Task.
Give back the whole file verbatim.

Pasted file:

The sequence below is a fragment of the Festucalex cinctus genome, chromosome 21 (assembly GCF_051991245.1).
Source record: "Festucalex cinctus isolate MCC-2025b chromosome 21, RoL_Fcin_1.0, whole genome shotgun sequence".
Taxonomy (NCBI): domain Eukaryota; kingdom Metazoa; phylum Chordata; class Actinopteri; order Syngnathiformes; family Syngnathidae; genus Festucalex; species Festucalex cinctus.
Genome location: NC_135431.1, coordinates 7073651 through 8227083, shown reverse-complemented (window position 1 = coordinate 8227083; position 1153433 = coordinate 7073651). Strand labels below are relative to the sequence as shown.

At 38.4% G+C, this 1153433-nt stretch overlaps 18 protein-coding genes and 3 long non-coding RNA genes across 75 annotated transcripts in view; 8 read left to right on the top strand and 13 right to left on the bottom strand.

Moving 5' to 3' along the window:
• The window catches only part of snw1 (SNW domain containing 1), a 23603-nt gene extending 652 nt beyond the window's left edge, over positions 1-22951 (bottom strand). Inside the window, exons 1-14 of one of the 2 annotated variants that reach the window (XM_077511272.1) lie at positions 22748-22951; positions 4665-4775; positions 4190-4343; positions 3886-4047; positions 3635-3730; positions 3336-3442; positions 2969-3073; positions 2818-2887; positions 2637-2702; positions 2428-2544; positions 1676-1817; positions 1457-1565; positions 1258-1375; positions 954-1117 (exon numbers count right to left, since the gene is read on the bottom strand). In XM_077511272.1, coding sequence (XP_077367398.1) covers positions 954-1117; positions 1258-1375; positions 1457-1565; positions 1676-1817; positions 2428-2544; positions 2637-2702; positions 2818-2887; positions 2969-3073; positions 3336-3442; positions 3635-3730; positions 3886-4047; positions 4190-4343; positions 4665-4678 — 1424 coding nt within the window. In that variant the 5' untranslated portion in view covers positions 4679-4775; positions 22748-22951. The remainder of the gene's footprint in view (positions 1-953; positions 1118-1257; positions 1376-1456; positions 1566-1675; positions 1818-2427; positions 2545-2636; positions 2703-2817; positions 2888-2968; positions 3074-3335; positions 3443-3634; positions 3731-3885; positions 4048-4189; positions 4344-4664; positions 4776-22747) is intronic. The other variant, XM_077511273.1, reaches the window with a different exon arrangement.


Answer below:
The sequence below is a fragment of the Festucalex cinctus genome, chromosome 21 (assembly GCF_051991245.1).
Source record: "Festucalex cinctus isolate MCC-2025b chromosome 21, RoL_Fcin_1.0, whole genome shotgun sequence".
Taxonomy (NCBI): domain Eukaryota; kingdom Metazoa; phylum Chordata; class Actinopteri; order Syngnathiformes; family Syngnathidae; genus Festucalex; species Festucalex cinctus.
Genome location: NC_135431.1, coordinates 7073651 through 8227083, shown reverse-complemented (window position 1 = coordinate 8227083; position 1153433 = coordinate 7073651). Strand labels below are relative to the sequence as shown.

At 38.4% G+C, this 1153433-nt stretch overlaps 18 protein-coding genes and 3 long non-coding RNA genes across 75 annotated transcripts in view; 8 read left to right on the top strand and 13 right to left on the bottom strand.

Moving 5' to 3' along the window:
• The window catches only part of snw1 (SNW domain containing 1), a 23603-nt gene extending 652 nt beyond the window's left edge, over positions 1-22951 (bottom strand). Inside the window, exons 1-14 of one of the 2 annotated variants that reach the window (XM_077511272.1) lie at positions 22748-22951; positions 4665-4775; positions 4190-4343; positions 3886-4047; positions 3635-3730; positions 3336-3442; positions 2969-3073; positions 2818-2887; positions 2637-2702; positions 2428-2544; positions 1676-1817; positions 1457-1565; positions 1258-1375; positions 954-1117 (exon numbers count right to left, since the gene is read on the bottom strand). In XM_077511272.1, coding sequence (XP_077367398.1) covers positions 954-1117; positions 1258-1375; positions 1457-1565; positions 1676-1817; positions 2428-2544; positions 2637-2702; positions 2818-2887; positions 2969-3073; positions 3336-3442; positions 3635-3730; positions 3886-4047; positions 4190-4343; positions 4665-4678 — 1424 coding nt within the window. In that variant the 5' untranslated portion in view covers positions 4679-4775; positions 22748-22951. The remainder of the gene's footprint in view (positions 1-953; positions 1118-1257; positions 1376-1456; positions 1566-1675; positions 1818-2427; positions 2545-2636; positions 2703-2817; positions 2888-2968; positions 3074-3335; positions 3443-3634; positions 3731-3885; positions 4048-4189; positions 4344-4664; positions 4776-22747) is intronic. The other variant, XM_077511273.1, reaches the window with a different exon arrangement.